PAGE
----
The Importance of the .dockerignore File

For a while now, I have been using Docker for local development on my Ruby on Rails applications. This has worked out great and I've spent plenty of time tweaking Docker to suit my needs, as things have changed. I recently started a new initiative to use Docker in a production environment, not just for local development. Unfortunately, I hit a little hiccup.

Setting Up Docker: The Problem

If you are like me, the first time you configured your Dockerfile for Ruby on Rails, you found a guide to set up your Dockerfile. It was great for setting up a local development environment. It probably had you set up a Dockerfile, create a docker-compose.yml file, and set up a build and run process.

Here is a very abbreviated example of my Dockerfile

```bash

FROM ruby:2.5.3

###############################################################################

# Base Software Install

###############################################################################

RUN curl -sL https://deb.nodesource.com/setup_$RAILSDOCK_NODE_VERSION.x | bash -

RUN curl -sS https://dl.yarnpkg.com/debian/pubkey.gpg | apt-key add - && \

 echo "deb https://dl.yarnpkg.com/debian/ stable main" | tee /etc/apt/sources.list.d/yarn.list

.

.

.

###############################################################################

# Ruby, Rubygems, and Bundler Defaults

###############################################################################

ENV LANG C.UTF-8

.

.

.

ENV RAILS_ENV production

###############################################################################

# Final Touches

###############################################################################

.

.

.

RUN bundle config build.nokogiri --use-system-libraries

RUN bundle check || bundle install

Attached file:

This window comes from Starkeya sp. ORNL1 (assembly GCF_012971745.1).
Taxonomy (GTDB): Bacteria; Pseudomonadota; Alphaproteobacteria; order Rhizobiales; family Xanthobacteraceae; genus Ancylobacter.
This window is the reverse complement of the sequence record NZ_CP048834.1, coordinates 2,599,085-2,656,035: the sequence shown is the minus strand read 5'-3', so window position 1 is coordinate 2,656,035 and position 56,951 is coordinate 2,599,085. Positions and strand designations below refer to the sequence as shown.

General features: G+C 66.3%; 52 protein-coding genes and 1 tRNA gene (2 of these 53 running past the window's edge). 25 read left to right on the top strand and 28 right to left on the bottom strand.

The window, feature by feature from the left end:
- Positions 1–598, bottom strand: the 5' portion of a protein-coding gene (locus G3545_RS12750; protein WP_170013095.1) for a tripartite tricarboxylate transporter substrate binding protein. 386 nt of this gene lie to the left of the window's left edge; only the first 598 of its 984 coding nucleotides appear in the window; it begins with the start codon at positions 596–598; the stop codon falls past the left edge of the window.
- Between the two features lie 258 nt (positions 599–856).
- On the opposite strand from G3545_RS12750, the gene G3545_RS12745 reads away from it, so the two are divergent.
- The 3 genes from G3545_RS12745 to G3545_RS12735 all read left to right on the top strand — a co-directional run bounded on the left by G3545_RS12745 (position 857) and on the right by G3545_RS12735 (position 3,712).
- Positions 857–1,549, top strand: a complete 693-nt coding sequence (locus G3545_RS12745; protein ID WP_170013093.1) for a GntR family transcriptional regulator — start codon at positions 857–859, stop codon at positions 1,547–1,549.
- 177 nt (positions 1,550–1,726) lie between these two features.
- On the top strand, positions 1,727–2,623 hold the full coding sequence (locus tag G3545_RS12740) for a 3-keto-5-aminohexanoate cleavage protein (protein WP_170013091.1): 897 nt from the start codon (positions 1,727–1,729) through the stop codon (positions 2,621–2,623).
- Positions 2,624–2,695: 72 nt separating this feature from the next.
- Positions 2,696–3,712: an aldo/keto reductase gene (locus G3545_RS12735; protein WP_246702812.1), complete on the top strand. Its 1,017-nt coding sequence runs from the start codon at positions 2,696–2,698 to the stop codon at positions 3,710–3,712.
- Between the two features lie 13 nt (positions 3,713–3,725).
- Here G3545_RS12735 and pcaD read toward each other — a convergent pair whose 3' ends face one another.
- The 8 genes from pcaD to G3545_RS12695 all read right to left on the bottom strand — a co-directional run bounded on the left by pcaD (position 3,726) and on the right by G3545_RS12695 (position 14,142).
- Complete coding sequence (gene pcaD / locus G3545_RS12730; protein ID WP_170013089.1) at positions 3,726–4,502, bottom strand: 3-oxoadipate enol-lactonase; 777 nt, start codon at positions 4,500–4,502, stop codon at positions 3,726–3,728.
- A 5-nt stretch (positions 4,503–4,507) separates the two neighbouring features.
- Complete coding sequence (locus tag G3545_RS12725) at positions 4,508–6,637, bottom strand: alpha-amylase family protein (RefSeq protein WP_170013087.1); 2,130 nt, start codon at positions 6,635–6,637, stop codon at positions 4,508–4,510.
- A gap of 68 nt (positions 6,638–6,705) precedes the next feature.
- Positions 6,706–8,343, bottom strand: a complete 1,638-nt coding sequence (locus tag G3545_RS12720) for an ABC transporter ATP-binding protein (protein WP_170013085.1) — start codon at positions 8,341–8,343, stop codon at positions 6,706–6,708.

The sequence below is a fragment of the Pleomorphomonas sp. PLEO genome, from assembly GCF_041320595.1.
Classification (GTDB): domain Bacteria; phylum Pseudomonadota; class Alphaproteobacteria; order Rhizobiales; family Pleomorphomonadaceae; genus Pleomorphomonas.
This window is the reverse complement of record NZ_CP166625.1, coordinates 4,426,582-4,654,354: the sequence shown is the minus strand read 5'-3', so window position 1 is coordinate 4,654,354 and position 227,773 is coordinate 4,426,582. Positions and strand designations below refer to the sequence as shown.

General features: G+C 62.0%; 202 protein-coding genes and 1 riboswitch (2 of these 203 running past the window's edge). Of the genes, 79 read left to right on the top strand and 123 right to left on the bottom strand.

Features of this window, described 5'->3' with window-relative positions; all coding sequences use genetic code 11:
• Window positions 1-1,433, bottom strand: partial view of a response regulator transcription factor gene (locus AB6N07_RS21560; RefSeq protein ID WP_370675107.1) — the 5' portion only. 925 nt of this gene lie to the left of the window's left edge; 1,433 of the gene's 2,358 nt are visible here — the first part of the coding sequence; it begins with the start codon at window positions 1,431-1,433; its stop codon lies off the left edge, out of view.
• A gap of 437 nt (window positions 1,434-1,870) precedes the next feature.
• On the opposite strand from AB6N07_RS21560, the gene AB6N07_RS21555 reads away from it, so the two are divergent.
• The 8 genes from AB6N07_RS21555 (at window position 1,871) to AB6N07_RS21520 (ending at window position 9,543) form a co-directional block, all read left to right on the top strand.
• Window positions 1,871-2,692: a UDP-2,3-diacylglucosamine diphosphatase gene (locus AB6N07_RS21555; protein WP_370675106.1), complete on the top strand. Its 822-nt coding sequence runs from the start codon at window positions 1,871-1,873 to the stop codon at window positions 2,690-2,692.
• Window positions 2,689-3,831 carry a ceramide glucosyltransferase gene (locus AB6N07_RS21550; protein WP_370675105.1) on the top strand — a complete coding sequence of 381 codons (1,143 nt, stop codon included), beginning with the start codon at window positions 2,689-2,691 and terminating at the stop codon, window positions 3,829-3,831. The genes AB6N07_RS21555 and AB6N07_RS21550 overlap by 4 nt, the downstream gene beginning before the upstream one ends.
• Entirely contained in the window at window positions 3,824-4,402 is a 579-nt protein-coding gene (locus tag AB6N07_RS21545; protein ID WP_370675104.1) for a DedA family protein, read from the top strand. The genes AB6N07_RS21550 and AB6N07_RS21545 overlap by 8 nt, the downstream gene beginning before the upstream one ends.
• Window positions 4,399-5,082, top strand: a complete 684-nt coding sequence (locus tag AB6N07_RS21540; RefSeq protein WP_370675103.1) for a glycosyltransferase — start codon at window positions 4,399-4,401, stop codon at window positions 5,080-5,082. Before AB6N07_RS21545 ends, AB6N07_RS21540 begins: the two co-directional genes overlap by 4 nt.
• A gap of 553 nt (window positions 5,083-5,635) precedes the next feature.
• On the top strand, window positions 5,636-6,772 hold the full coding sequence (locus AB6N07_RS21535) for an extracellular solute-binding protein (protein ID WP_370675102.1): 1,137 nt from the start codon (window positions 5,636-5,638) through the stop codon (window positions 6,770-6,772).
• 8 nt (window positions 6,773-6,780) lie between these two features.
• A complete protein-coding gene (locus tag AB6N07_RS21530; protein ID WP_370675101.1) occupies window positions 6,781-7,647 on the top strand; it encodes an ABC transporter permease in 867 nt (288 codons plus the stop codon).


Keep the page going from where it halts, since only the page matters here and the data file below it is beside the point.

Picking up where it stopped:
# Copy for package.json and yarn.lock to do install to save layer size

COPY package.json yarn.lock ./

RUN yarn install --check-files --production=true

# Finally copy over rest of app

COPY . /app

# Precompile assets for production

RUN bundle exec rake assets:precompile

.

.

.

```

If you just do the standard tutorials, everything works great in development. But, most of these tutorials don't cover the .dockerignore file. This file is very important and not having one becomes a problem when Docker runs the following line in the above Dockerfile:

```bash

# Finally copy over rest of app

COPY . /app

```

Locking Down Your Docker Image For Production or Sharing

By default, when you run a Docker build and copy your directory into the image, it will grab every single file in your directory: the node_modules, those weird .DS_Store files, and even your .env files that could contain sensitive information. Why is this a problem? If you happen to make your Docker image publicly available after it's built, people can look inside and see those extra files that were included inside. Most Dockerize your Rails app guides don't cover.

The solution is to use a .dockerignore file. It functions exactly like a .gitignore file. Put the files and folder paths that you don't want committed in to your Docker image.

Here is an example of my .dockerignore file.

```bash

**/.classpath

**/.dockerignore

**/.env

**/.git

**/.gitignore

**/.project

**/.settings

**/.toolstarget

**/.vs

**/.vscode

**/*.*proj.user

**/*.dbmdl

**/*.jfm

**/azds.yaml

**/charts

**/docker-compose*

**/Dockerfile*

**/node_modules

**/npm-debug.log

**/obj

**/secrets.dev.yaml

**/values.dev.yaml

README.md

.DS_Store

.bin

.git

.gitignore

.bundleignore

.bundle

.byebug_history

.rspec

tmp

log

test

config/deploy

config/master.key

public/packs

public/packs-test

node_modules

yarn-error.log

coverage/

```

This keeps a lot of development cruft out of my Docker image. Reviewing it, I could probably update it again 😁. Once you add your .dockerignore file to your project, try to build things again.

Now, your Docker container should be leaner (no more extra files you don't need in there) and more secure!